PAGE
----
Palm Springs police bust three bike thieves in two separate incidents.

Fillmore police will hold a bike and skateboard safety rodeo on the 9th.

Turmoil by the Bay? The San Francisco Bicycle Coalition faces a contested board election just weeks after the unexpected resignation of their new Executive Director; SFist offers more information than you’d want to know about the situation.

A last-minute agreement promises to save a bike and pedestrian project promised when voters approved a construction of a commuter rail line.

 

National

Streetsblog says bad street design kills.

Arizona police recover and return a three-wheeled recumbent bike that was stolen from a partially paralyzed teenager.

A writer for the Grand Junction CO paper says hosting the first stage of next years USA Pro Challenge is marketing, not economic development.

Progress is slow in improving safety for Houston cyclists; one candidate to replace the current mayor want to get bikes off the streets instead of making them safer.

Life is cheap in Chicago, as a drunk driver gets a whopping 100 days for killing a cyclist. On the other hand, a Michigan driver faces 15 years for allegedly killing a three-year old kid out riding his bike while she was high on coke.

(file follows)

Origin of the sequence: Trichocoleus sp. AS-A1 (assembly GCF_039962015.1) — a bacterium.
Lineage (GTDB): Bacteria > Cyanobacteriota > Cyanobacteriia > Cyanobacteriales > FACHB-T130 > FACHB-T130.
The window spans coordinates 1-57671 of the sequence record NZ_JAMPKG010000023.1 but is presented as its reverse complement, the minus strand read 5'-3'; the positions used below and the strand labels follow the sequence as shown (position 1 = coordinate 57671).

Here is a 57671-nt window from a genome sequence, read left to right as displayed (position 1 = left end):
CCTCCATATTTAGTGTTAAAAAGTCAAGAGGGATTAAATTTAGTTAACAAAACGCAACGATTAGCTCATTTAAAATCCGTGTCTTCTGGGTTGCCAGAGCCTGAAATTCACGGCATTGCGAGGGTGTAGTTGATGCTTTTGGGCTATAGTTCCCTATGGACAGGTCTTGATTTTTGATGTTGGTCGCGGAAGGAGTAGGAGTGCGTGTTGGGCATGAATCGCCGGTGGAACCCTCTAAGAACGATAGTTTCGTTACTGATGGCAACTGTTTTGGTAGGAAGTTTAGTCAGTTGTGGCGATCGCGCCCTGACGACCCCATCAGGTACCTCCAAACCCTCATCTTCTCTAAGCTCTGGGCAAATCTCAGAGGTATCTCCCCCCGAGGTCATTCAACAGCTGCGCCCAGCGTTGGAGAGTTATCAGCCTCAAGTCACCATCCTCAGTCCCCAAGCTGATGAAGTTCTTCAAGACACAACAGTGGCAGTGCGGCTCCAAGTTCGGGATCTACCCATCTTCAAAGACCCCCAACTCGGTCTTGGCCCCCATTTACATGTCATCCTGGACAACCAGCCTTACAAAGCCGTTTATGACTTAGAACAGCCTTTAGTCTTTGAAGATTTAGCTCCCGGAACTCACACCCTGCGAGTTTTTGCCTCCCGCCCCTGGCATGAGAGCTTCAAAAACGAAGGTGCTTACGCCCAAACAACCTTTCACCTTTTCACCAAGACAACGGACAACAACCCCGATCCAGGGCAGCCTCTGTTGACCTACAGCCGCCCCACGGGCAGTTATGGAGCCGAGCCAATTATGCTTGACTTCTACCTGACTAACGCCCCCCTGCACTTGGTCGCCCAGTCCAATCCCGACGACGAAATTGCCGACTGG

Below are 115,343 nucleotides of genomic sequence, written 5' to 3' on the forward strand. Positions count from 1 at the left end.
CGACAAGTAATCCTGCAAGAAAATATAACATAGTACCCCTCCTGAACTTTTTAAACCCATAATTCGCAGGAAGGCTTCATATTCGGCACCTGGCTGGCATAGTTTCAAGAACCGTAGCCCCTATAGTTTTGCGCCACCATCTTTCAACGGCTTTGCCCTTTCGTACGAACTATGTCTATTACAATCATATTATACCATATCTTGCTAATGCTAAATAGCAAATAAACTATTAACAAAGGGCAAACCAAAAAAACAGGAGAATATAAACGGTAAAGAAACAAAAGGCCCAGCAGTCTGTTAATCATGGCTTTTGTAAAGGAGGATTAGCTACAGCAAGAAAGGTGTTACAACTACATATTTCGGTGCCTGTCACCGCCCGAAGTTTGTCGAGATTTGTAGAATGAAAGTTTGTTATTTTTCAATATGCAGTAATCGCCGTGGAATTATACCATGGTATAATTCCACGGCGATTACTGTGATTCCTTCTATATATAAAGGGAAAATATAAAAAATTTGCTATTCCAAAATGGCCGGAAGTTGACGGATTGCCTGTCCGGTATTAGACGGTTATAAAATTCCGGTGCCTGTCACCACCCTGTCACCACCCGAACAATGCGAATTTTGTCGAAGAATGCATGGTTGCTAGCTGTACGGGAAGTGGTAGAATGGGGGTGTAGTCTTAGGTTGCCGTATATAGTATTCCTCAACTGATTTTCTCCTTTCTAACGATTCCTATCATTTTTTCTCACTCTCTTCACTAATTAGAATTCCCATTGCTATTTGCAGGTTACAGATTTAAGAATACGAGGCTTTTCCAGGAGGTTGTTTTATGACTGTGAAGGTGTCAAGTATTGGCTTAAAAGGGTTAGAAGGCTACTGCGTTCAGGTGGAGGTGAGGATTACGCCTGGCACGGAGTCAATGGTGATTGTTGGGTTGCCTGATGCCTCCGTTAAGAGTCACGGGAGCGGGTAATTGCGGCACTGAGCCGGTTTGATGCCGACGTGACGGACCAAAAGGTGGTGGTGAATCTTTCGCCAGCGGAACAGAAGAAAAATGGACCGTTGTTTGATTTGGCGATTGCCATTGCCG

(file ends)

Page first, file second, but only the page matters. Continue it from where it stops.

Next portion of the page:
Pittsburgh is the latest city to consider adopting a Complete Streets policy.

A Boston writer takes a test ride on a prototype bike that promises to be virtually indestructible and theft proof. Full disclosure: I turned down a sponsorship to promote that bike through social media; if I mention it — or anything else — on here, it’s because it’s worth discussing, not because I’m getting something for it.

No bias here. Boston-area police blame a bike rider for a collision because a driver apparently didn’t see his signal for a left turn.

New York considers forming a bike safety task force, as a councilwoman’s office naturally focuses on seniors’ complaints about scofflaw cyclists instead of keeping riders safe from cars.

This is the cost of traffic violence. A little girl will grow up without a father after political pundit Mary Katharine Ham gave birth this weekend, two months after her husband, a technology advisor to the White House, was killed in a collision while riding his bike.

A DC-area study shows neighborhoods with access to bikeways have higher property values than those without, using two neighboring communities as examples. Of course, it could be a case of a chicken/egg conundrum, since more desirable communities may get bikeways first, rather than the other way around.

 

International

Cycling Weekly offers advice on how to deal with those embarrassing problems on a bike, from smelly feet to big boobs. However, they fail to offer advice on what to do when you get dropped by the neighborhood kid fresh off his training wheels.

Mounties bust a British Columbia bike thief after he jumped in a frigid harbor to avoid capture; he was taken into custody after a hot shower for hypothermia.